Contacting peers and colleagues is crucial, as is communicating with clients often and, of course, keeping in touch with friends and family. If possible, take your laptop or paperwork to a public space, like a café, and work from there so that you can be surrounded by people.
This may be a little more difficult to do at the moment, but it’s certainly something to keep in mind when things return to normal.
Know When to Say No
Another reality of freelance work is having to deal with clients who want you to lower your fees, who don’t pay on time, who want you to redo the whole project, who can be a little rude, and more. Some freelancers, especially at the start of their career, may feel like this is normal and acceptable, and may not realise they are free to say ‘no’.
This is a huge benefit of being a freelancer. You have control over all aspects of your job, including who you work with. When traditionally employed, you may not have the chance to choose your clients, but that all changes once you’re your own boss.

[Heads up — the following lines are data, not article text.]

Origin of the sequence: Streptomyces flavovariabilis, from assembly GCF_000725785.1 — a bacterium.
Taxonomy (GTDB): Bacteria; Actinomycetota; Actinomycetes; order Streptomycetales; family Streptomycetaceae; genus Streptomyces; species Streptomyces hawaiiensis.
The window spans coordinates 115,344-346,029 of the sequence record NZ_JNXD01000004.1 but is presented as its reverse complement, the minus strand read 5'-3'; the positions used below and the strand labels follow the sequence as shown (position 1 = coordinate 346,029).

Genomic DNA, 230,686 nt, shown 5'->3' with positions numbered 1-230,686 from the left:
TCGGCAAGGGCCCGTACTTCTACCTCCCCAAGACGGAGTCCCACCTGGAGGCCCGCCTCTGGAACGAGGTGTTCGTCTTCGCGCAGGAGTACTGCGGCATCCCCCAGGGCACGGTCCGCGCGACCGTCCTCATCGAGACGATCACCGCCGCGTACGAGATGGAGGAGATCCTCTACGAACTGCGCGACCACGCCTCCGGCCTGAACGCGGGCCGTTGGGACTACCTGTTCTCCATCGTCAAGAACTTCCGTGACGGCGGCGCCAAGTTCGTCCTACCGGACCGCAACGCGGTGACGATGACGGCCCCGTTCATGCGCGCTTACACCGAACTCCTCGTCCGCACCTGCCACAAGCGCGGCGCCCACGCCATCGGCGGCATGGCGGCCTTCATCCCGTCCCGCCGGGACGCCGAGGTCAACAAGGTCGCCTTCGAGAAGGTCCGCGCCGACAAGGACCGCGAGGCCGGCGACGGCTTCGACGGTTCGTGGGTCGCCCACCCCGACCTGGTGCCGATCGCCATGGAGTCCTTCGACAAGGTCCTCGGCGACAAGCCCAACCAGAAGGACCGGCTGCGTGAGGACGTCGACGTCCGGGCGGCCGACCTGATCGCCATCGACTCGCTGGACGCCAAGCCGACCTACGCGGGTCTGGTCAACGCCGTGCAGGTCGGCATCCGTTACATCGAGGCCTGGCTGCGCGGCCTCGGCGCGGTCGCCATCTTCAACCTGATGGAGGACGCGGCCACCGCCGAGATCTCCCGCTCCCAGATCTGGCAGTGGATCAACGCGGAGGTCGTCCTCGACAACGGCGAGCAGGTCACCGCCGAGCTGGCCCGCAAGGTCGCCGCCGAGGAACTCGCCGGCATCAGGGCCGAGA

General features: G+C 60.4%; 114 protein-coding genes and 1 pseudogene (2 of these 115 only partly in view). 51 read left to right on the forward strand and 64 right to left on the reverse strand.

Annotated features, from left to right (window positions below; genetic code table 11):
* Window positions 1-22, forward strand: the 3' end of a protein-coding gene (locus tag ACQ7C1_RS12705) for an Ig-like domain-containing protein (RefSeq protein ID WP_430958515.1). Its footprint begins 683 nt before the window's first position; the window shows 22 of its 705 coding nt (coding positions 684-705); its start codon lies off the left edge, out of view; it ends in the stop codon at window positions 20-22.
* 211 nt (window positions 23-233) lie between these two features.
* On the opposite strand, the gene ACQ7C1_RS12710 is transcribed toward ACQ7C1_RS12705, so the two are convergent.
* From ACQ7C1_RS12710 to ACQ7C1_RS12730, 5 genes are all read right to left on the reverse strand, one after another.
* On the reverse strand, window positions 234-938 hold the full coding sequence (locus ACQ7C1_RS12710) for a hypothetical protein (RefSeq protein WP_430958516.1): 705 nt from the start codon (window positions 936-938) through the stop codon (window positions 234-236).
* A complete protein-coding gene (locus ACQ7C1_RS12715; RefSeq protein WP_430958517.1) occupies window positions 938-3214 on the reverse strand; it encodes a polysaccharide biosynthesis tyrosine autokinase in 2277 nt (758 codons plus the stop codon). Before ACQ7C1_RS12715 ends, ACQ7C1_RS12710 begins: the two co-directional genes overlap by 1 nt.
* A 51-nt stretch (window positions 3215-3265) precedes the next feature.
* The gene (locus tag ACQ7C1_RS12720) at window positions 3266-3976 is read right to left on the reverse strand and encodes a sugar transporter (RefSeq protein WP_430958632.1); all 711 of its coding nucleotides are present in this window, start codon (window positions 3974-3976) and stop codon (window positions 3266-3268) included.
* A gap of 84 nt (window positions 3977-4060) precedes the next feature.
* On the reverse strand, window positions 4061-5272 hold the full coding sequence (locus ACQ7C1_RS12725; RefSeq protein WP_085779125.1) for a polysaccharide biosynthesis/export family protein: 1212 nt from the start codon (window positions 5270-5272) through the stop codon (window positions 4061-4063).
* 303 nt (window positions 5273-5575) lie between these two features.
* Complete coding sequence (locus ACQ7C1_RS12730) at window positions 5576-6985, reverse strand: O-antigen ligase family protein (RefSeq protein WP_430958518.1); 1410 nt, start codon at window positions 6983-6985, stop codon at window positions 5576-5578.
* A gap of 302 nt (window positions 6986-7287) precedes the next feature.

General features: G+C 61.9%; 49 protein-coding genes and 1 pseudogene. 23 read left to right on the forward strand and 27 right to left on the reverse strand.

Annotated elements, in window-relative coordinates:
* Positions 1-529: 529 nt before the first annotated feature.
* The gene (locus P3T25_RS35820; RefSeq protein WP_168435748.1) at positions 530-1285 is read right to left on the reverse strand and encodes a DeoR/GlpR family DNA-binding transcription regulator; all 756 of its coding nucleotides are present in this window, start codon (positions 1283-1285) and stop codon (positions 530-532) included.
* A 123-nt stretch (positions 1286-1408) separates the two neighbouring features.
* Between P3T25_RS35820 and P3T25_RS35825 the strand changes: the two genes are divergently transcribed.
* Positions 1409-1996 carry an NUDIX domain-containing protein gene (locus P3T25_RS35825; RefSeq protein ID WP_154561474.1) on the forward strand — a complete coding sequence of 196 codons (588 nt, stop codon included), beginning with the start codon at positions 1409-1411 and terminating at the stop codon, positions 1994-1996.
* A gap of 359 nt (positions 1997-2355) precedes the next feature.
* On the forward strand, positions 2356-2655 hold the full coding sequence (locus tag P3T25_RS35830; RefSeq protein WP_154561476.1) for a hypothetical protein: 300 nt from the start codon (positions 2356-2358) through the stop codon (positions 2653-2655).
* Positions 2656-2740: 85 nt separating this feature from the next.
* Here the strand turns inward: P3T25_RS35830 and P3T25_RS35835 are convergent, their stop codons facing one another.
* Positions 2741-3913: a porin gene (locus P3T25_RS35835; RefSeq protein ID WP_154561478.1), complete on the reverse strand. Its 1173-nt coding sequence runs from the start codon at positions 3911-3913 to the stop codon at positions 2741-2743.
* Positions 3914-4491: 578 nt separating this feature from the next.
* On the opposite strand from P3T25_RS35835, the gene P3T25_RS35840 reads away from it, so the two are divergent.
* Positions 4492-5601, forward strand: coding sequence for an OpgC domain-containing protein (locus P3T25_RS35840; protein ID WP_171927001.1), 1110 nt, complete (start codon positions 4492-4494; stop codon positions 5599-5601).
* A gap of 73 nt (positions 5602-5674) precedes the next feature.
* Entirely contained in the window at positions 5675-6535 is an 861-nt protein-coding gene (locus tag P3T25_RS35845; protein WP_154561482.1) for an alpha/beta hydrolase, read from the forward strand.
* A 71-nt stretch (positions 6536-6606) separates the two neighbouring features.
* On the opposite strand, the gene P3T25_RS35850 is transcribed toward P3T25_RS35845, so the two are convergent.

So, if you’re not happy with a client, you don’t have to work with them. This control is a big part of what draws people to freelancing, since they can set their own rules and have a happier work life.
Have a Separate Workspace
When you’re a freelancer, you can work from anywhere. For this reason, it’s tempting to work from bed or to stay in your pyjamas all day. However, you’ll want to avoid blurring the lines between professional and personal life, as it can take you out of the work mindset. We associated bed with sleep and pyjamas (or lounge wear) with relaxation, which is the opposite of what you want.
Create a designated workspace, be it at home or a small rented space, so that you can get into the right frame of mind.
Gorilla Accounting are expert, technology-led accountants for freelancers and have many years of experience helping self-employed individuals maximise their profits.